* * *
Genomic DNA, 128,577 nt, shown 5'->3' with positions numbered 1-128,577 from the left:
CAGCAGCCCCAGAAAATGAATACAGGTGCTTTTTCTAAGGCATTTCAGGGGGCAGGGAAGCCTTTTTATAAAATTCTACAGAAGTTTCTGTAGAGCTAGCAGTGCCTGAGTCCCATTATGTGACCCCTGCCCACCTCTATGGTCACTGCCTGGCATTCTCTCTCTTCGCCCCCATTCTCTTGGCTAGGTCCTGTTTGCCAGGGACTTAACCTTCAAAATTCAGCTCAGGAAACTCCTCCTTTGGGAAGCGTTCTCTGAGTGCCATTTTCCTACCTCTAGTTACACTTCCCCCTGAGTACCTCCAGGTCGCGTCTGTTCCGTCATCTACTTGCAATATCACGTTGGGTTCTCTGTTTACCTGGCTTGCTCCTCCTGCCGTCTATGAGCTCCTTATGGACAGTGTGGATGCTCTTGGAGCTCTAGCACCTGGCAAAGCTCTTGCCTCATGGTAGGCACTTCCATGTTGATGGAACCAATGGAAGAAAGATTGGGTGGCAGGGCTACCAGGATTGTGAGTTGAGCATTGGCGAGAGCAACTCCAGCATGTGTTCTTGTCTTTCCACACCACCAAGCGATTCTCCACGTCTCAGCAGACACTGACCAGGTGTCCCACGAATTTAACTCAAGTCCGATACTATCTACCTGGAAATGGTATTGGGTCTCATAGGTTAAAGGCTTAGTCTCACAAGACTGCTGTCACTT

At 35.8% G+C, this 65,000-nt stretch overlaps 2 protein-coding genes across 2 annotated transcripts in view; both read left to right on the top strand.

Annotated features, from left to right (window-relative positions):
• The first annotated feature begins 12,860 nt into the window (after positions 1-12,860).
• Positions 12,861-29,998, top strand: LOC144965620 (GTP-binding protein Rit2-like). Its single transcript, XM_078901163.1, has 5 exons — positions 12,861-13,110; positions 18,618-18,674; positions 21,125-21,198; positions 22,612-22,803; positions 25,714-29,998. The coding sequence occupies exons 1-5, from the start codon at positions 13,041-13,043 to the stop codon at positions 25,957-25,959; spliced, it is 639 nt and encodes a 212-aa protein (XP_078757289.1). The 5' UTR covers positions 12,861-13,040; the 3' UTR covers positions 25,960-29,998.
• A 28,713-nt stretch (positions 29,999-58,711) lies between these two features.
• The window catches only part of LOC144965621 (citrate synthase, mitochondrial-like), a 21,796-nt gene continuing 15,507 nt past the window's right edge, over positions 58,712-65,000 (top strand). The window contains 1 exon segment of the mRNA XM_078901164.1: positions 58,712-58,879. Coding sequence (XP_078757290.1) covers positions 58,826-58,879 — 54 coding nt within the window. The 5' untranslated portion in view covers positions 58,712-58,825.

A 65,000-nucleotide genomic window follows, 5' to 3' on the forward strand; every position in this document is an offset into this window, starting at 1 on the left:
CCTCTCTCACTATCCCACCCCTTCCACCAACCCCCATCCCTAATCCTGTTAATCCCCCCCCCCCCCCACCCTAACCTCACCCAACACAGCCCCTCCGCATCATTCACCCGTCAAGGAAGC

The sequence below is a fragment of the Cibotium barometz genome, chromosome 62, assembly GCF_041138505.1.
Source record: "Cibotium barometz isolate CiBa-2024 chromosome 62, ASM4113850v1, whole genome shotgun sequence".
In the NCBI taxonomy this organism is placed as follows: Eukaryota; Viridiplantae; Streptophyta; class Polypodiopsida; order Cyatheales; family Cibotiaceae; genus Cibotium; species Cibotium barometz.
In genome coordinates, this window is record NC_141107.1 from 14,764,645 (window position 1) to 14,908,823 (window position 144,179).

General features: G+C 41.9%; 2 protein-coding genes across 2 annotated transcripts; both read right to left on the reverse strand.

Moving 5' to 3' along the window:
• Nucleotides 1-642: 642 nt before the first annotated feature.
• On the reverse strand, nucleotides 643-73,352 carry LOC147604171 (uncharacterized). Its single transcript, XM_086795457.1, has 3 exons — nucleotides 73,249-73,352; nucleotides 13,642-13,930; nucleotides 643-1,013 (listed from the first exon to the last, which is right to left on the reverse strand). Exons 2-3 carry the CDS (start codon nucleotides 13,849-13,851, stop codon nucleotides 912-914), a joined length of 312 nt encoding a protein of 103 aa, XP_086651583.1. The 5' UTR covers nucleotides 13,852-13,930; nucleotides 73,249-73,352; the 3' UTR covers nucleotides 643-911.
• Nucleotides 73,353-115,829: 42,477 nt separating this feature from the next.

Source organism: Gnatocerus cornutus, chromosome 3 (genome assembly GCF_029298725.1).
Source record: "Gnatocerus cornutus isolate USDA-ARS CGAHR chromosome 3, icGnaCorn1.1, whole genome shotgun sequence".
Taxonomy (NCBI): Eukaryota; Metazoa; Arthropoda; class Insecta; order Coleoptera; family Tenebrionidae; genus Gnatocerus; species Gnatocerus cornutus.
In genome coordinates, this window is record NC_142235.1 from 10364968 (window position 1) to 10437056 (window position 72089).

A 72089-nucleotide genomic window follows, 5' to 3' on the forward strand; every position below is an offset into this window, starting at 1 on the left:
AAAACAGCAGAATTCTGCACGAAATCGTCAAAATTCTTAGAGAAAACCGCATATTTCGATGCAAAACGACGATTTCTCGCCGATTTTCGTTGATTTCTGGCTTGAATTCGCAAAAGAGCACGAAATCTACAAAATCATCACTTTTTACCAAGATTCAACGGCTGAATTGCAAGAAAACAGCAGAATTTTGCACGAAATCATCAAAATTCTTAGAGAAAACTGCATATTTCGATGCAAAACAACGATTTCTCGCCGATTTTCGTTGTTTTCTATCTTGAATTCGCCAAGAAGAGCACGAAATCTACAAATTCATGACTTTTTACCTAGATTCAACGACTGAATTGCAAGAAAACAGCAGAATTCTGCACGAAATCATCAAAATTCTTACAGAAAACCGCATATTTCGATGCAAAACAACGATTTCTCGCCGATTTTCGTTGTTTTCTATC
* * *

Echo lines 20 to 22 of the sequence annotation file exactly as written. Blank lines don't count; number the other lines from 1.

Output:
Source organism: Gnatocerus cornutus, chromosome 3 (genome assembly GCF_029298725.1).
Source record: "Gnatocerus cornutus isolate USDA-ARS CGAHR chromosome 3, icGnaCorn1.1, whole genome shotgun sequence".
Taxonomy (NCBI): Eukaryota; Metazoa; Arthropoda; class Insecta; order Coleoptera; family Tenebrionidae; genus Gnatocerus; species Gnatocerus cornutus.